News / Middle East

US Vetoes UN Resolution on Illegality of Israeli Settlements

Ambassador Susan Rice, the US Ambassador to the UN, speaks at the Twitter office in San Francisco, February 10, 2011 (file photo)
Ambassador Susan Rice, the US Ambassador to the UN, speaks at the Twitter office in San Francisco, February 10, 2011 (file photo)
Margaret Besheer

The Obama administration has cast its first veto in the U.N. Security Council, killing a resolution that would have declared Israeli settlements on Palestinian lands illegal. The administration was under intense domestic political pressure to support Israel.

The final vote was 14 in favor, one against. But that one was the United States, a permanent, veto-wielding member of the Security Council.

U.S. Ambassador to the United Nations Susan Rice told the council after the vote that her government is "deeply committed" to pursuing a comprehensive and lasting peace between the Israelis and Palestinians with a two-state solution.

"Our opposition to the resolution before this council today should therefore not be misunderstood to mean we support settlement activity. On the contrary, we reject in the strongest terms the legitimacy of continued Israeli settlement activity. For more than four decades, Israeli settlement activity in territories occupied in 1967 has undermined Israel’s security and corroded hopes for peace and stability in the region. Continued settlement activity violates Israel’s international commitments, devastates trust between the parties, and threatens the prospects for peace."

The text of the failed resolution reaffirmed that Israeli settlements on Palestinian lands, including East Jerusalem, are illegal and constitute a major obstacle to peace. The resolution also sought to demand that Israel immediately and completely cease all settlement activity in Palestinian areas.

More than 120 countries co-sponsored the document, which was first circulated several weeks ago.

At first, diplomats said, the Americans would not even discuss the text of the draft. But as the Arabs moved towards pushing for a vote earlier this week, the U.S. ambassador summoned the Palestinians and some Arab envoys to offer a compromise that included a non-binding statement from the council rejecting the legitimacy of settlement activity but stopping short of calling for it to stop. Ambassador Rice referred to this offer in the council.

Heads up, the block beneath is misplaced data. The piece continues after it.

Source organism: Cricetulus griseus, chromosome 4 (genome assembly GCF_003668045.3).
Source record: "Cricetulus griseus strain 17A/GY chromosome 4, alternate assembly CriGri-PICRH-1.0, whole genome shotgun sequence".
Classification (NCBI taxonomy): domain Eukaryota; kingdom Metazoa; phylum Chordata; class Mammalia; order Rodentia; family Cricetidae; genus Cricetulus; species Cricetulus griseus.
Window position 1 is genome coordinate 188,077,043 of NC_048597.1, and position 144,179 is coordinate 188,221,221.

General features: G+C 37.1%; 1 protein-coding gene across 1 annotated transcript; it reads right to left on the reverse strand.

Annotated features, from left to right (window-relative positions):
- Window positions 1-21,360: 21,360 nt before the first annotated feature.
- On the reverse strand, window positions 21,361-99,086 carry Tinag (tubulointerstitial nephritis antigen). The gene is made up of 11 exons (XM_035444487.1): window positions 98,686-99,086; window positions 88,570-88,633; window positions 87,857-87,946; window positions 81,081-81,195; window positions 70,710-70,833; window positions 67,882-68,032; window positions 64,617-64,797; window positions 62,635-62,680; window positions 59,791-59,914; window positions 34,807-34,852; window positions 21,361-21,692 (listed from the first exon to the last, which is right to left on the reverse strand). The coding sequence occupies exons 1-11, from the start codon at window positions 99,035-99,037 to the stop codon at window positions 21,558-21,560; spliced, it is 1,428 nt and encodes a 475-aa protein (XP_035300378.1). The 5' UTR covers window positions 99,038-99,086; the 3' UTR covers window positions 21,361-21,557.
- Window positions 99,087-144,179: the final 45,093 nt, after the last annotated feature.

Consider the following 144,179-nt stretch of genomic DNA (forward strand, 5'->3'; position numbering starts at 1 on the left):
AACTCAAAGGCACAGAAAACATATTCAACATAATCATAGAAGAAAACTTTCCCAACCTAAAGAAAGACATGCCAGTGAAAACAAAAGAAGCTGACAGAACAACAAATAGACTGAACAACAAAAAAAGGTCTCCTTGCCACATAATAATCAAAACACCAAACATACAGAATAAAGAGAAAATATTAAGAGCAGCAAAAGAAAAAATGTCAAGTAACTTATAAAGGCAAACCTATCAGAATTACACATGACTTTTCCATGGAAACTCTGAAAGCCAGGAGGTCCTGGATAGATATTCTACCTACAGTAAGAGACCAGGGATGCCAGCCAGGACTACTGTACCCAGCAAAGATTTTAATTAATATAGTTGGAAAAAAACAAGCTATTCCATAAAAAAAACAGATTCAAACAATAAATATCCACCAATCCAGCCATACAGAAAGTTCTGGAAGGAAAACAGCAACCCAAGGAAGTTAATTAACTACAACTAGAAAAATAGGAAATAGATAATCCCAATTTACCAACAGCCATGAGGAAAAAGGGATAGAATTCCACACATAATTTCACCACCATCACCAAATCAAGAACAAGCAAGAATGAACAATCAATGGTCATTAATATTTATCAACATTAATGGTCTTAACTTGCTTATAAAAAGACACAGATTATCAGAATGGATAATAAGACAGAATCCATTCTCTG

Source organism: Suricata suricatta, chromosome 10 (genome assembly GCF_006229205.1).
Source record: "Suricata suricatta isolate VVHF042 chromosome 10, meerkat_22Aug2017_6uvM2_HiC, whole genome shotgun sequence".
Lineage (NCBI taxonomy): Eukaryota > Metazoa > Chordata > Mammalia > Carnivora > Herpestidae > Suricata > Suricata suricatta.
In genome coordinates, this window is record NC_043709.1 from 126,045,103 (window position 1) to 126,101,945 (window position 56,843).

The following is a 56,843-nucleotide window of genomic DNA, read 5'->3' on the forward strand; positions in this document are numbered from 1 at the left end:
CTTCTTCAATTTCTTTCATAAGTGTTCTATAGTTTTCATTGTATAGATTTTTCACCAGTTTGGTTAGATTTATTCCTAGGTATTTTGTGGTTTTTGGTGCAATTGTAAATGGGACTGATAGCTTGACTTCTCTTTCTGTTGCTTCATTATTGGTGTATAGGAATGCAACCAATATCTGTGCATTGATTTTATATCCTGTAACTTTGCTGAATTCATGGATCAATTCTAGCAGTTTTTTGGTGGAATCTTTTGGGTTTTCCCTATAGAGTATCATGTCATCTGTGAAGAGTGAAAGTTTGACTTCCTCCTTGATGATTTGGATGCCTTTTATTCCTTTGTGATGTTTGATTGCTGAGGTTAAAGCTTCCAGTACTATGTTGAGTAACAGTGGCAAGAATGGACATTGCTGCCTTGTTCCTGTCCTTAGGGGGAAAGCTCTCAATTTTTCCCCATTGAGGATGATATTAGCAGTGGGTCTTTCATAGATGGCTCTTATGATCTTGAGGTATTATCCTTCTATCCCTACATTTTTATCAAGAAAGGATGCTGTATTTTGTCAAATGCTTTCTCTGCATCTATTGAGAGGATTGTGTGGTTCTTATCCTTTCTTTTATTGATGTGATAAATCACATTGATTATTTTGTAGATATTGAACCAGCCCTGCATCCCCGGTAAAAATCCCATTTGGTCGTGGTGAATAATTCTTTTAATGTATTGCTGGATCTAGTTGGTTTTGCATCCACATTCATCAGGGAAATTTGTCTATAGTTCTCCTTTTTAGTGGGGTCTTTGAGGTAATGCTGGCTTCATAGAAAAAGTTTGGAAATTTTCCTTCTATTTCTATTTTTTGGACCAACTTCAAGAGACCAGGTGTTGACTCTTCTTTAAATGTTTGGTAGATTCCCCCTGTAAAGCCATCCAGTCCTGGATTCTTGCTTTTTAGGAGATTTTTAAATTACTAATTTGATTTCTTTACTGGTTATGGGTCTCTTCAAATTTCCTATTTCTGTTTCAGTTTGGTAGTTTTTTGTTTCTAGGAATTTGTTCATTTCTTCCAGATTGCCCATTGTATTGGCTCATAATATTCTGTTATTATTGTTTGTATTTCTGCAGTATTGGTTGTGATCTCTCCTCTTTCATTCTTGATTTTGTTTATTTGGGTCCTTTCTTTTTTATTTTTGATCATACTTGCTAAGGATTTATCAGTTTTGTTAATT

"In recent days, we offered a constructive alternative course forward that we believe would have allowed the council to act unanimously to support the pursuit of peace. We regret that this effort was not successful and thus is no longer viable."

In Washington, though, members of Congress issued strong statements in the lead-up to the vote urging the Obama administration to firmly support Israel and not make a "major concession to the enemies of the Jewish State and other free democracies."

Palestinian Ambassador Riyad Mansour said it was unfortunate that the council failed to uphold its responsibilities to hold Israel to its international obligations.

"The proper message that should have been sent by the Security Council to Israel, the occupying power, is that its contempt of international law and the international community will no longer be tolerated," said Mansour. "We fear, however, that the message sent today may be one that only encourages further Israeli intransigence and impunity. This must be remedied."

But Israel’s ambassador, Meron Reuben, said the defeated resolution should never have come before the Security Council in the first place and could ultimately harm the peace process.

"Instead the international community and the Security Council should have called upon the Palestinian leadership in a clear and resolute voice to immediately return to the negotiating table without pre-conditions and to renew direct negotiations in order to resolve all outstanding issues. This is the way to achieve peace," said Reuben.

Peace talks between the Israelis and Palestinians have been stalled since late last year when a 10-month long Israeli moratorium on most settlement building expired and construction resumed.

You May Like